Title:
Tire having a metallic colored surface composition
Kind Code:
A1


Abstract:
The present invention relates to colored compositions used as coatings for tires. The present invention relates to a tire having an outer rubber surface based at least in part on essentially unsaturated diene elastomers, which is covered with the colored coating. The coating has at least one layer in contact with the air and comprises a composition comprising a majority proportion of polyurethane produced from a polyol selected from the group consisting of aliphatic polyethers, aliphatic polyesters, polyethers having a main chain that is semi-aromatic and polyesters having a main chain that is semi-aromatic, and flakes of mica in an amount of between 10 and 80 parts of flakes per hundred parts of dry polyurethane, phr, wherein the bond between the elastomer and the polyurethane being produced due to the polar functions. The present invention also relates to methods of producing the composition and the tire comprising the composition.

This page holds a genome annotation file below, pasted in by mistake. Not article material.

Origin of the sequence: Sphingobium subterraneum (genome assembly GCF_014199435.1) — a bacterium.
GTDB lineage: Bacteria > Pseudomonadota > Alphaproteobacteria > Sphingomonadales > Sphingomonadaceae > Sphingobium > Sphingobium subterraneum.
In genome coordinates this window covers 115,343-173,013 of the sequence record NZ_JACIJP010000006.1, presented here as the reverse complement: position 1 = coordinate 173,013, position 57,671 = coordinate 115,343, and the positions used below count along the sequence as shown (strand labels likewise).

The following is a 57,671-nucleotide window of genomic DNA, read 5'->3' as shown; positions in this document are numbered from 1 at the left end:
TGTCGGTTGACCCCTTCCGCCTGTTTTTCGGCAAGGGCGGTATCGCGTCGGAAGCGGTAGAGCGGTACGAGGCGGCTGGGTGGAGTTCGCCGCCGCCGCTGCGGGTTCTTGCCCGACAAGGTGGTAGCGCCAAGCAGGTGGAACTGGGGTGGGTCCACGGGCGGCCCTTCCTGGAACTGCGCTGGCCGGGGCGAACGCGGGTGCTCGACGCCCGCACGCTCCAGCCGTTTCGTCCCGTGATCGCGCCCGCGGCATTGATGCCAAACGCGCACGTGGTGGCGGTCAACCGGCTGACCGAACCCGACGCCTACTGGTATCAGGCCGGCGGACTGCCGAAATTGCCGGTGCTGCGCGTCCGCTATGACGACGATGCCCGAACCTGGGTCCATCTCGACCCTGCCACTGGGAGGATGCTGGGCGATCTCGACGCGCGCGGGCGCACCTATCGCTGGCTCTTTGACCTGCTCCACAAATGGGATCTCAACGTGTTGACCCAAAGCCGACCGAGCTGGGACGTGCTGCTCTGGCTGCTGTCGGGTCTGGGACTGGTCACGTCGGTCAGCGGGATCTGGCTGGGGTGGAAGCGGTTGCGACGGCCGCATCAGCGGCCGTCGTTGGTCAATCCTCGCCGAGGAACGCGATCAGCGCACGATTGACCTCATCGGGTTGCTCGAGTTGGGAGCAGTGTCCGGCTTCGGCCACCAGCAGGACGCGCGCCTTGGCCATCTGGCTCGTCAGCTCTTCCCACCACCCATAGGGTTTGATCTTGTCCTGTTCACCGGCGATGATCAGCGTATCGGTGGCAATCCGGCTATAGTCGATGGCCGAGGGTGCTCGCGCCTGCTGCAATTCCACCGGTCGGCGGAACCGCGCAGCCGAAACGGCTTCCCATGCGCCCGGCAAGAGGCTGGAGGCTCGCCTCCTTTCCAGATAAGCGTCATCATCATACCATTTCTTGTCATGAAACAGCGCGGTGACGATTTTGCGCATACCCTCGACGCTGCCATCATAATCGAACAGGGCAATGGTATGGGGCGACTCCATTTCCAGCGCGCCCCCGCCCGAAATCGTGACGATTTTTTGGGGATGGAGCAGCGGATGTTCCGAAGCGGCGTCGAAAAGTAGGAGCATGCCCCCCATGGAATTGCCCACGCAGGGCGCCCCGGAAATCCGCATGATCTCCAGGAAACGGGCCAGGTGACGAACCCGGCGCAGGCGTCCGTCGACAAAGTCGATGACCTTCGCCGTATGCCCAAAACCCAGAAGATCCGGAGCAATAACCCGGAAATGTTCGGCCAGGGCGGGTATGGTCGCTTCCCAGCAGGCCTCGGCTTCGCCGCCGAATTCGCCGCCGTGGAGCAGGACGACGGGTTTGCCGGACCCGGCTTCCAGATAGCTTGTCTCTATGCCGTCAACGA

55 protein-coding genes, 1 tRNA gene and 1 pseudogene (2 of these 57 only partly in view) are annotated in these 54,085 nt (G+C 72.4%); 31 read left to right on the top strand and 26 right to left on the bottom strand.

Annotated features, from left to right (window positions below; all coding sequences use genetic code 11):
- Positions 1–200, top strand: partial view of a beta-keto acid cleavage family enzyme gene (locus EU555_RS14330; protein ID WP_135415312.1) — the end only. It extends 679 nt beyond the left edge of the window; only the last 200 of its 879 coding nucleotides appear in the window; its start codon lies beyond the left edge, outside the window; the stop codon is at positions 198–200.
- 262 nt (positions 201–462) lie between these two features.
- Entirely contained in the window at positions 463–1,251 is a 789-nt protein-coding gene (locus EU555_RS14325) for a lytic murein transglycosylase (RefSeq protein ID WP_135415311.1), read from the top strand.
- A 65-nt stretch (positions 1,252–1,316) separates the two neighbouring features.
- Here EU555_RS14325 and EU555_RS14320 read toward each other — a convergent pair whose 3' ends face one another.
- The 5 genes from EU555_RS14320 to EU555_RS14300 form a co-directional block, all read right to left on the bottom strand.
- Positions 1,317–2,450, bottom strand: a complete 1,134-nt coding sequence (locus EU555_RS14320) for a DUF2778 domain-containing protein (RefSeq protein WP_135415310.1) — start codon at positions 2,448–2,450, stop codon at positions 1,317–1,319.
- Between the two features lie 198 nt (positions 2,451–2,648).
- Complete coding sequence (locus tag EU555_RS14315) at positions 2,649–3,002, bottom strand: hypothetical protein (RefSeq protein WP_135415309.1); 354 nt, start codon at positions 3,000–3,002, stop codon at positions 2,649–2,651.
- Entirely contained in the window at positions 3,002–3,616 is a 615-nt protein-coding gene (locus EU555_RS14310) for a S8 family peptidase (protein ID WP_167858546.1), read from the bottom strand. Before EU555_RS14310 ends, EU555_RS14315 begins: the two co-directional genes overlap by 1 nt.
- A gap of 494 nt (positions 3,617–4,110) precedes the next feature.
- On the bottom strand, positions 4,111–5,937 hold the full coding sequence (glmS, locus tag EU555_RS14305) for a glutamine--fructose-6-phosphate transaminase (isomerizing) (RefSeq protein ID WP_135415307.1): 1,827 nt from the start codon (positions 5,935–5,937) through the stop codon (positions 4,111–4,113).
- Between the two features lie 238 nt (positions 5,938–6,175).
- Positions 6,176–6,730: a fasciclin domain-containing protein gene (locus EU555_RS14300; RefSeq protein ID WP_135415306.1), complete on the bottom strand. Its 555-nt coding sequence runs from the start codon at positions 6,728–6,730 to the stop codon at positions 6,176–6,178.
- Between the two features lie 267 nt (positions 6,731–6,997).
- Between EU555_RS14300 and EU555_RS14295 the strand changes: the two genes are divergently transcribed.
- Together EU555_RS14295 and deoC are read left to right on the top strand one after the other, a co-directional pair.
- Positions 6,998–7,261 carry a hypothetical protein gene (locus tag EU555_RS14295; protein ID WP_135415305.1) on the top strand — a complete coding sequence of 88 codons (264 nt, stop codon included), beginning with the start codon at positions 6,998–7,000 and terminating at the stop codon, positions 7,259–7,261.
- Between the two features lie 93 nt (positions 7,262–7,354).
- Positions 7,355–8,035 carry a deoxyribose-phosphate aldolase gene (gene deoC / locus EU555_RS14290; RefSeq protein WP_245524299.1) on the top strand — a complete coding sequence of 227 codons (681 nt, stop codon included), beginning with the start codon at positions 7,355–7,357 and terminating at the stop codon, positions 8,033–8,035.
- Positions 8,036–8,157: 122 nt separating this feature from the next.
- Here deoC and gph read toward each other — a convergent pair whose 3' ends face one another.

Inventors:
Cottin, Alain (Clermont-Ferrand, FR)
Peyron, Georges (Riom, FR)
Application Number:
10/609512
Publication Date:
03/25/2004
Filing Date:
06/30/2003
Assignee:
COTTIN ALAIN
PEYRON GEORGES
Primary Class:
International Classes:
B60C1/00; B60C11/00; B60C13/00; C08J7/04; C09D5/29; C09D175/04; (IPC1-7): B60C1/00
View Patent Images:
Related US Applications:



Primary Examiner:
KNABLE, GEOFFREY L
Attorney, Agent or Firm:
BUCHANAN, INGERSOLL & ROONEY PC (ALEXANDRIA, VA, US)
Claims:
1. A tire having an outer rubber surface based at least in part on essentially unsaturated diene elastomers, said outer rubber surface covered with a colored coating bonded thereto, said colored coating having at least one layer in contact with air and comprising a composition, wherein said composition comprises: (1) polyurethane in a majority proportion; and (2) flakes of mica in an amount of between 10 and 80 parts of flakes per hundred parts of dry polyurethane (phr), wherein the polyurethane is produced from a polyol selected from the group consisting of aliphatic polyethers, aliphatic polyesters, polyethers having a main chain that is semi-aromatic and polyesters having a main chain that is semi-aromatic, and the bond between the elastomers and colored coating results from interaction between the polyurethane and polar functions on the elastomers.

2. The tire according to claim 1, wherein the amount of flakes of mica is between 20 and 50 phr.